As well, I think there are similarities to the Dominican accent but an exact match no way. The Spanish spoken in the DR has evolved into it is own version and has other strong influences. Do really think that the average Dominican speaker sounds Andalusian? Really? There is a lot of linguistic material on this and even without it you just need to listen to a handful of speakers from each country and the answer is there.
 

Marianopolita

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You mean like when they say Capitai for Capitol? :LOL:
You mean capital.

But cibaeño is a dialect in the true sense. Therefore, capitai,hablai, bebei.....are all examples of characteristics of this regional form of speech.
 

NanSanPedro

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Apr 12, 2019
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So this guy doesn't think much of DR Spanish? or Cuban? or Argentinian? or Chilean?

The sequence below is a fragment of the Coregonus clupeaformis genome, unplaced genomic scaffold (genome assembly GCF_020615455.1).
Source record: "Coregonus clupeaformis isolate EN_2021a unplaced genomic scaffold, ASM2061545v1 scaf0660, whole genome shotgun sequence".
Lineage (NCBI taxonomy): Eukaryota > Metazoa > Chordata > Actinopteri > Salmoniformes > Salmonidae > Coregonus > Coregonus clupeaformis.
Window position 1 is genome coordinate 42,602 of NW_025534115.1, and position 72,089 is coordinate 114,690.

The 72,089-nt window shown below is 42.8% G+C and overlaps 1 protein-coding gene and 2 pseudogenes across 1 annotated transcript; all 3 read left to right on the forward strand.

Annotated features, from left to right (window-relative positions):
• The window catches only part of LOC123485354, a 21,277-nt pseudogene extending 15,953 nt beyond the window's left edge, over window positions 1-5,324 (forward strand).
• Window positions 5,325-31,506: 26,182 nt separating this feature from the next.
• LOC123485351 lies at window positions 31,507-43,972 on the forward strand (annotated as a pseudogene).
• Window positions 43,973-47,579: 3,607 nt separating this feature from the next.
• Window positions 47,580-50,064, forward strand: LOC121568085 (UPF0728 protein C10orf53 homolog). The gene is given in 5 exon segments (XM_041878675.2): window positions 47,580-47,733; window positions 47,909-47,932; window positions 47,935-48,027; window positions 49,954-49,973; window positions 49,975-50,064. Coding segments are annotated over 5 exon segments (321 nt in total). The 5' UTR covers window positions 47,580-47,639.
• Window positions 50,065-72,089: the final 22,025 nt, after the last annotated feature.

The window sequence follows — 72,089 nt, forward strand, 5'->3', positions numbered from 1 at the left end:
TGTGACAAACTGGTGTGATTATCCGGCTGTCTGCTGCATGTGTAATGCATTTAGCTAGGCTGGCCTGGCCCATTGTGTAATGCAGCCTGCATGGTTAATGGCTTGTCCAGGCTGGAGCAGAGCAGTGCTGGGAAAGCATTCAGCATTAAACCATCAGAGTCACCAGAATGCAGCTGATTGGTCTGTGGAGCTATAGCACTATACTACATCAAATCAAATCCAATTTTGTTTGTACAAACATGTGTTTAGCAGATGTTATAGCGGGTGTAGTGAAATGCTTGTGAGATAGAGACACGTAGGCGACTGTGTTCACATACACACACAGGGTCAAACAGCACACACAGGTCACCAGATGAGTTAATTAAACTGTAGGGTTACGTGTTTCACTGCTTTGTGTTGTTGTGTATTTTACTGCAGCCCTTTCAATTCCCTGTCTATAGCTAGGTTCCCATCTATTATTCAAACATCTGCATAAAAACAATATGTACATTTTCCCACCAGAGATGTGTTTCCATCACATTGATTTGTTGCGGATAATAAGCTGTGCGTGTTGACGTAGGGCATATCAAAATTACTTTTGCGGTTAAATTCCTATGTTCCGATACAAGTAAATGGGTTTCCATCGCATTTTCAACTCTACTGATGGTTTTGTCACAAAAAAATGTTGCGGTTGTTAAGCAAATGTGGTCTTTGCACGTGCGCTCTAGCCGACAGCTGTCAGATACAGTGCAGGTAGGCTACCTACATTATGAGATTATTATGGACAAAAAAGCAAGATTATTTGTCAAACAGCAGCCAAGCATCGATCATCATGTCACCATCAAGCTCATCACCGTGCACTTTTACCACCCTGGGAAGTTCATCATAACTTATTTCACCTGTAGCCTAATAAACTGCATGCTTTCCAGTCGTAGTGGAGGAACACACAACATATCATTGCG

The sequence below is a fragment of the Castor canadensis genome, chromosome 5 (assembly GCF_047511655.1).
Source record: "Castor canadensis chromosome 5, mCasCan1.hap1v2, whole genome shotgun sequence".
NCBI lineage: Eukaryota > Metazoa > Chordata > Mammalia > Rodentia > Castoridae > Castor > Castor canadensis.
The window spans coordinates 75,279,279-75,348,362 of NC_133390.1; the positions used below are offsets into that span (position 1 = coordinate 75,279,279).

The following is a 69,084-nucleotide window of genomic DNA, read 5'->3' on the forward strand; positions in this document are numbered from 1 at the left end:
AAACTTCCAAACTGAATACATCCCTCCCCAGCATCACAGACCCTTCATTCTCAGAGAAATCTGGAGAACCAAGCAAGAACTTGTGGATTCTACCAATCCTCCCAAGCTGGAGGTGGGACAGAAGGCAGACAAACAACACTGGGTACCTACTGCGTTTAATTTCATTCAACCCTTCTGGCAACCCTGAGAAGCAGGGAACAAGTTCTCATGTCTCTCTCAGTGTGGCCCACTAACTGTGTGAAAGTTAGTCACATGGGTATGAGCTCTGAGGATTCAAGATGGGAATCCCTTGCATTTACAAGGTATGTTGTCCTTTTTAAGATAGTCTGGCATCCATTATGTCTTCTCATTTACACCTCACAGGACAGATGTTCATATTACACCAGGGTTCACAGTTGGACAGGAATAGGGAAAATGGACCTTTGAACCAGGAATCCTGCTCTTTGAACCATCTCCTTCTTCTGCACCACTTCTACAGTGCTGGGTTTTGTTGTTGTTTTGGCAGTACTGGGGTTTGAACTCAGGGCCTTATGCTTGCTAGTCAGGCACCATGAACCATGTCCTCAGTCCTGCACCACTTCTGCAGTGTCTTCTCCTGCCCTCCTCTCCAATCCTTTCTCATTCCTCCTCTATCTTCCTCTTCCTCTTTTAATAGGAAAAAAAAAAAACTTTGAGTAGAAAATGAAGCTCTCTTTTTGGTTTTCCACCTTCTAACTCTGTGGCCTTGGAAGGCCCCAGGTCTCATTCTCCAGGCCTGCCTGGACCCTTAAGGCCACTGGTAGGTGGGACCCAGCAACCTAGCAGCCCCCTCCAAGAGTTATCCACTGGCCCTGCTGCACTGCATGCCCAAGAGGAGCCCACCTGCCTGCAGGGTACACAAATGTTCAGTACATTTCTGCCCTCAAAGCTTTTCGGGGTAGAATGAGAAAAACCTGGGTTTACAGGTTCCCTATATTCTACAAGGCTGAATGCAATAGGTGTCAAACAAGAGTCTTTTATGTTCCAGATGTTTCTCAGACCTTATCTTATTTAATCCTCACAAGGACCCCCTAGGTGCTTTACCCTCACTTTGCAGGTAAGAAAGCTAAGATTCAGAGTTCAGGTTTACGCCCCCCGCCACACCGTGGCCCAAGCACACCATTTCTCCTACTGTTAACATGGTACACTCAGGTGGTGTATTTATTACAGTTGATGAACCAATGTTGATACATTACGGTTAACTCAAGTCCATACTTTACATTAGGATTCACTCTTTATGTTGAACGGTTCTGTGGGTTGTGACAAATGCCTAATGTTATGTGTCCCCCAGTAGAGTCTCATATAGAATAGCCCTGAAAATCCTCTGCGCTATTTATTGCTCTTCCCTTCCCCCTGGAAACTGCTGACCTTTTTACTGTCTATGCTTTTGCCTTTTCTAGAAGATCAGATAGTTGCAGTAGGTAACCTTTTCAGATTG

Marianopolita

Moderator Spanish Forum
Dec 26, 2003
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So this guy doesn't think much of DR Spanish? or Cuban? or Argentinian? or Chilean?

The website most likely used linguistic research and it is not necessarily the opinion of the actual instructor. That information is accessible to him.

No surprises on the map but there are many that can be used to compare.
 

arturo

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Mar 14, 2002
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listening to someone from Colombia speak Spanish is like music compared to here. No yelling and/or raising their voice. No slang that I cannot even begin to translate
Hijepucha, esa nena es mi traga; ella me tiene loco de tusa! - but I agree with the yelling thing.

I find it most annoying when, while I'm answering a question, someone does it while you are responding to dispute what you are saying. Real life example of just a few days ago: "Is Africa a country"? "No, it is a continent made up of various countries like Kenya, Tanzania..." I did not get to explain further because the person who asked me began shouting a rebuttal.
 
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arturo

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You mean capital.